What About Debts?

Managing Your Debt

 

Don't Ignore Creditors

                                                                                            

If you anticipate delays in paying creditors, notify them in writing and propose an alternative payment plan. The worst approach is to ignore creditors.  Consider obtaining a court order restricting both parties' use of credit during the divorce, although the divorce court cannot nullify the debt to a third party.

Establish Your Own Credit, Whether You Need It Or Not

If you can open an account in your own name, do so. Do it before separation if possible. The sooner the better. You need to have control over your own credit standing. If there has been a bad credit history, open a savings or checking account to demonstrate that you can effectively manage your money. In addition, a steady history of paying monthly telephone or gas and electric bills can be evidence that potential creditors can look to in making their decisions about whether to extend you credit or to divide up responsibility for a joint account established during the marriage.

Paying Your Debt

If you have cash, consider paying off debts now, not later.  If you have “marital” property that you can sell, paying off marital debts now with the proceeds of sale may be a wise strategy. It is perfectly permissible to do so. If you agree to be responsible for a debt, you can either sell or liquidate property to  pay off the debt, or you can decide as you go how many adjustments you want to make in your lifestyle to allow for repayment.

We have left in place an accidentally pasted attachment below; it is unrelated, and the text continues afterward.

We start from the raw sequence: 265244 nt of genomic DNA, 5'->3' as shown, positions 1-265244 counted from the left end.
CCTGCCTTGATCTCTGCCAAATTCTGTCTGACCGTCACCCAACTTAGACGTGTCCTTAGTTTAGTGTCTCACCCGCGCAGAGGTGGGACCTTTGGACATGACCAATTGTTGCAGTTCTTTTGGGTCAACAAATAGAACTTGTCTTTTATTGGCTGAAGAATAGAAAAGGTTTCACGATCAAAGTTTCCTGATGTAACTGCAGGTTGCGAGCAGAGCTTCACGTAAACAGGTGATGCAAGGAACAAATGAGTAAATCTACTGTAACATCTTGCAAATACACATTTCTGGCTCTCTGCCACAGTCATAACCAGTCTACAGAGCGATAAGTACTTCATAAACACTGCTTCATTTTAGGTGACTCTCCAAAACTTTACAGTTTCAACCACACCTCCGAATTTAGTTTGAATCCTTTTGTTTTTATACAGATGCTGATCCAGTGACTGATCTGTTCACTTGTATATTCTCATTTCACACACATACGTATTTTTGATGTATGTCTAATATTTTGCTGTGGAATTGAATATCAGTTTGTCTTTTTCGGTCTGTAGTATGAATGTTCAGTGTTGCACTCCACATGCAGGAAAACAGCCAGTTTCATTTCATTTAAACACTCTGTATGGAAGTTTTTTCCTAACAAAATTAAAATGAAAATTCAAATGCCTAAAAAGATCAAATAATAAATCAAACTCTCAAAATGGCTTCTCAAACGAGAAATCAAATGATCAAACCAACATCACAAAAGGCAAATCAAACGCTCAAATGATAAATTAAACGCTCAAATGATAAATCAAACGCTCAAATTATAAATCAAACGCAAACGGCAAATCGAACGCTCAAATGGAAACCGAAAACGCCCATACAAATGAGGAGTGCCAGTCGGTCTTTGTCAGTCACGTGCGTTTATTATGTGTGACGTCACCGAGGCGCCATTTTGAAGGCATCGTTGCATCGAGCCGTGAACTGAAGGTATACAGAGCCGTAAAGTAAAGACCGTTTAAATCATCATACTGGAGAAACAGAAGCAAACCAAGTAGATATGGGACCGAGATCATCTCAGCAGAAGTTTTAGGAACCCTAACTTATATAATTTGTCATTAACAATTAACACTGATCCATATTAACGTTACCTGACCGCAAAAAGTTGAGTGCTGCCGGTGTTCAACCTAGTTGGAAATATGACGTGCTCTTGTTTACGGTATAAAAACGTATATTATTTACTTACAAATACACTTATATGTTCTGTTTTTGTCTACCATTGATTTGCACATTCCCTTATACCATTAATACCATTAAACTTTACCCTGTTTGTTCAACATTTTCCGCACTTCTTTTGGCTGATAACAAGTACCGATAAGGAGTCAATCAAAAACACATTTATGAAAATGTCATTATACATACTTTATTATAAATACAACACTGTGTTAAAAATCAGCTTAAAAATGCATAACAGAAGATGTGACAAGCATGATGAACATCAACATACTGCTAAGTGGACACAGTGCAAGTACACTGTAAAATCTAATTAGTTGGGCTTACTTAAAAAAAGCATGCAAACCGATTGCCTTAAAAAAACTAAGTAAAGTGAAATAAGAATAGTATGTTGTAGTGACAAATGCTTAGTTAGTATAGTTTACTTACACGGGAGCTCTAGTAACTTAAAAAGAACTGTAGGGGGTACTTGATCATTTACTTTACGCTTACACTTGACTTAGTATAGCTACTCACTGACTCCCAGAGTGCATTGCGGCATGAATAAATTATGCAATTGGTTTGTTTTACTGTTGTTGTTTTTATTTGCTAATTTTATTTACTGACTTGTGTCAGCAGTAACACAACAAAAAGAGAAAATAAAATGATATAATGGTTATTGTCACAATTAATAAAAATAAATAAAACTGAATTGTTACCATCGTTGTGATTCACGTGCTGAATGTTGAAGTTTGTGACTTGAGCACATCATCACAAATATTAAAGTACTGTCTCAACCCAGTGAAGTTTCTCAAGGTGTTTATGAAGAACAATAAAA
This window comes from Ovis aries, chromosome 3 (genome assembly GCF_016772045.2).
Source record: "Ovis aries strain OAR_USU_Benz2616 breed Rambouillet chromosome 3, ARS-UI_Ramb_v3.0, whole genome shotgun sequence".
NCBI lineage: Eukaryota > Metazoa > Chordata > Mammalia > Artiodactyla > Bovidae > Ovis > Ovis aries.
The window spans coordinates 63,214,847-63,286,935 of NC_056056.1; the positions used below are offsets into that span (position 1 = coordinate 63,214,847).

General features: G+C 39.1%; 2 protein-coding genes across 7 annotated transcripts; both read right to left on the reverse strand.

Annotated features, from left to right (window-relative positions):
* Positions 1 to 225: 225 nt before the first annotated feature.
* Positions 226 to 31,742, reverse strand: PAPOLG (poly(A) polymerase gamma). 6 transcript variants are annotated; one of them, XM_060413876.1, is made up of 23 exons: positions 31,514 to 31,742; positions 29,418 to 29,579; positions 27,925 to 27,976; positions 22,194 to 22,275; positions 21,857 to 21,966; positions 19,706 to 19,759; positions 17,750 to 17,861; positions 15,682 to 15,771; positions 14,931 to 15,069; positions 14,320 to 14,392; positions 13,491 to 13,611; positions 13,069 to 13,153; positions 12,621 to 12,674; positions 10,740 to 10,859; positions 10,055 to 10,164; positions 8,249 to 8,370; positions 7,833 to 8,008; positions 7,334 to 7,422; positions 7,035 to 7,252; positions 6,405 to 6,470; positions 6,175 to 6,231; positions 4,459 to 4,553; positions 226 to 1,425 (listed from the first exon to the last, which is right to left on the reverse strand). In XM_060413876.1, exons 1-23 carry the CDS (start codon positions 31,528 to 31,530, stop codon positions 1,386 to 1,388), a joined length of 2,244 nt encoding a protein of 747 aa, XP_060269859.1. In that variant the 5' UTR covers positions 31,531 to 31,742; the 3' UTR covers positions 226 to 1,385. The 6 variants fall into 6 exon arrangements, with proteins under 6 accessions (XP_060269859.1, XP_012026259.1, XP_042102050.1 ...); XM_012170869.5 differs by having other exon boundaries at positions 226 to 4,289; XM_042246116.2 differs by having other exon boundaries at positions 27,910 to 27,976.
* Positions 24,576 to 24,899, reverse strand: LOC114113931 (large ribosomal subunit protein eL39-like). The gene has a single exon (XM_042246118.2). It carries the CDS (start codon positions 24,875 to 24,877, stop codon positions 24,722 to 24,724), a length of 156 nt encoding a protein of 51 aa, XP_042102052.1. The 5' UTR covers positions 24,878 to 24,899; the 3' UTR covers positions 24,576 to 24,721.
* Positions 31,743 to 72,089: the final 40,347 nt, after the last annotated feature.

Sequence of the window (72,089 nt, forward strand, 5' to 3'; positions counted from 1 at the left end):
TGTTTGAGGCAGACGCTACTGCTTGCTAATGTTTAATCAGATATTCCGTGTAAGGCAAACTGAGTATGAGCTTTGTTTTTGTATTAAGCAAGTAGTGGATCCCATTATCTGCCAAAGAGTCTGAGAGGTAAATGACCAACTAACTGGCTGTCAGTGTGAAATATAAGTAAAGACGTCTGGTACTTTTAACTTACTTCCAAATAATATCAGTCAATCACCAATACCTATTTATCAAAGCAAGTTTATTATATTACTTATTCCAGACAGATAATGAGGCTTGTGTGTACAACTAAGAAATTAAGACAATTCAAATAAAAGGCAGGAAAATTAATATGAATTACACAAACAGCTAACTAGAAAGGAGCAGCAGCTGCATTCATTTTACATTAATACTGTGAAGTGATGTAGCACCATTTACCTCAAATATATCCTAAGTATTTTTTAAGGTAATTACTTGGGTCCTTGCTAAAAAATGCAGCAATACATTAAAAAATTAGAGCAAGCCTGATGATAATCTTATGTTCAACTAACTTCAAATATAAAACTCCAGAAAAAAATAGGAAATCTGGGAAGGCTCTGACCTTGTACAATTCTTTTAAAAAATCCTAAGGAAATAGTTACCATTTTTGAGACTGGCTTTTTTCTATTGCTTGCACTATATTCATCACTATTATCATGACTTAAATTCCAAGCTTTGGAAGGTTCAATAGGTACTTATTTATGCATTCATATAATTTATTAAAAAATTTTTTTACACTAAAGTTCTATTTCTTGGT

Reducing Expenses

Try to reduce your over-all debt and/or your monthly payments if you cannot pay off the debts.  It is easier than you would expect to negotiate with retailers, credit card companies, and finance companies to reduce the interest rate they charge on unpaid balances.                      

Live As If You Are Getting Divorced And Can’t Afford “It”

You can live without some things that seemed necessary a few months or years ago.  Cancel the premium channels on your cable TV. Put utilities on a monthly payment plan. Sell what you don’t need.

Ask for Help

Do not be afraid or reluctant to ask for help. Consider Credit Counseling.  Almost every community has a not-for-profit Consumer Credit Counseling Service or agency that charges fees on a sliding scale according to income. They will  identify the debts you owe and work out for you a payment plan. They do the communicating with creditors. You can relax during dinner. The creditors are happier. You are happier. The counselor is happier. The phone is silent. Your participation in a credit counseling program will not affect your credit worthiness as much as your failure to keep up with the bills. In fact, some creditors will see your willingness to resort to credit counseling as a virtue, because you have probably decided not to go into bankruptcy. Most creditors do not report to the credit bureau when an account is being serviced by a credit counseling office. When they do, the report will notate "financial counseling" or some other similar notation. If you have a bad credit rating, it may even improve, because timely, consistent, monthly payments improve a credit rating and reduce overall debt.